Assessing the impact of lockdowns on adolescent pregnancy

Adolescents and young adults have been affected by the ongoing COVID-19 pandemic, with lockdown restrictions having caused disruption to education and the availability of sexual and reproductive health (SRH) services.

The Maternal, Neonatal and Child Health Working Group are undertaking a living systematic review to assess the impact of COVID-19 lockdowns on adolescent pregnancy and sexual health. This will include a review of quantitative and qualitative data and review of country and regional data when they become available.

Their objectives are:
1.1. To determine the relationship between lockdown restrictions and the rate of adolescent pregnancy (ages 10-19 years) across the globe.
1.2. To assess the sociodemographic determinant factors associated with adolescent pregnancies.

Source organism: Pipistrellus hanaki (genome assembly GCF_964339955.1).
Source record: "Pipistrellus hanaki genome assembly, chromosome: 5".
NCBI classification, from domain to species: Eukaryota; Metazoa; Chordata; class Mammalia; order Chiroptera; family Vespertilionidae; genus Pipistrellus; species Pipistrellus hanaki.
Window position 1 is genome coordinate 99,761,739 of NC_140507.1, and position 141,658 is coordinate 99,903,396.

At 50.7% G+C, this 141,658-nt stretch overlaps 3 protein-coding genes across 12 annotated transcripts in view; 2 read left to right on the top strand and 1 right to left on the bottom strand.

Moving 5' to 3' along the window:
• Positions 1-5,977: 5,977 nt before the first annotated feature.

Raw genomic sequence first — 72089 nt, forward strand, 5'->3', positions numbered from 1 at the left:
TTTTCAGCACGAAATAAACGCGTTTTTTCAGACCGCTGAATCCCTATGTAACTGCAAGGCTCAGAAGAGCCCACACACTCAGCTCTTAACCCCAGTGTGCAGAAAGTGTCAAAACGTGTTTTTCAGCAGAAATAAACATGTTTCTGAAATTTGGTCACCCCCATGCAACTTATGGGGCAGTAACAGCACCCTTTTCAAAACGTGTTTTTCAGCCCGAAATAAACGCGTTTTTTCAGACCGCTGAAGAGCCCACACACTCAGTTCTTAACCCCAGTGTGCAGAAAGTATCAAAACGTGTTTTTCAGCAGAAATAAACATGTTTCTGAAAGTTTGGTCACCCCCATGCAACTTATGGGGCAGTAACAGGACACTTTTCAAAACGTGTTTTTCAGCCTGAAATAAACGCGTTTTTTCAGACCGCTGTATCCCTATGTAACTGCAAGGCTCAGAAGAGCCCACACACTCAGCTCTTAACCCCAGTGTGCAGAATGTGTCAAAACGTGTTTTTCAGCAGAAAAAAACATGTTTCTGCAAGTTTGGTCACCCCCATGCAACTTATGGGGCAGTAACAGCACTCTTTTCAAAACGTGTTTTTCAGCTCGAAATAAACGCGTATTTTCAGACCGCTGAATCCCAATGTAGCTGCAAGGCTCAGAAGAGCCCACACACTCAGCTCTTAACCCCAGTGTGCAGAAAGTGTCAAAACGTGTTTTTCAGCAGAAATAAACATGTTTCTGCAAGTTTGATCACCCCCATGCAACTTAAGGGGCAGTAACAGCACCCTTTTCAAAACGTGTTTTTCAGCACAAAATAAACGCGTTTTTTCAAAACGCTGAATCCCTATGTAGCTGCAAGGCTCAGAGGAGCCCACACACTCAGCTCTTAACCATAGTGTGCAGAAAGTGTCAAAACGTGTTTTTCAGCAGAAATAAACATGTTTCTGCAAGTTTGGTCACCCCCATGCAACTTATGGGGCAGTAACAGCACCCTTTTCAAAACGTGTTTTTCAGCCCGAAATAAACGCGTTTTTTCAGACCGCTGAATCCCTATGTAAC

2.0. To describe the experience of adolescent females’ sexual and reproductive health throughout the pandemic and related lockdowns.

Why is this important?

  • Early childbearing, or pregnancy and delivery during adolescence, can derail girls’ otherwise healthy development into adulthood and have negative impacts on their education, livelihoods, and health.
  • Girls may be forced to drop out of school, with far-reaching impacts on their educational and future employment opportunities.
  • Girls may experience social consequences such as stigma, rejection, violence from family members, peers or partners, and early and forced marriage.
  • Early pregnancy is bad for girls’ health. Globally, maternal conditions are among the top causes of disability-adjusted life years (DALYs) and death among girls aged 15-19 years.
  • Neonatal outcomes may also be affected – higher rates of pre-term birth, low birth weight, stillbirth, and neonatal mortality.

If you are interested in participating in this review, please contact Lauren Hookham ( ) for further information.

Study Documents
Link to protocol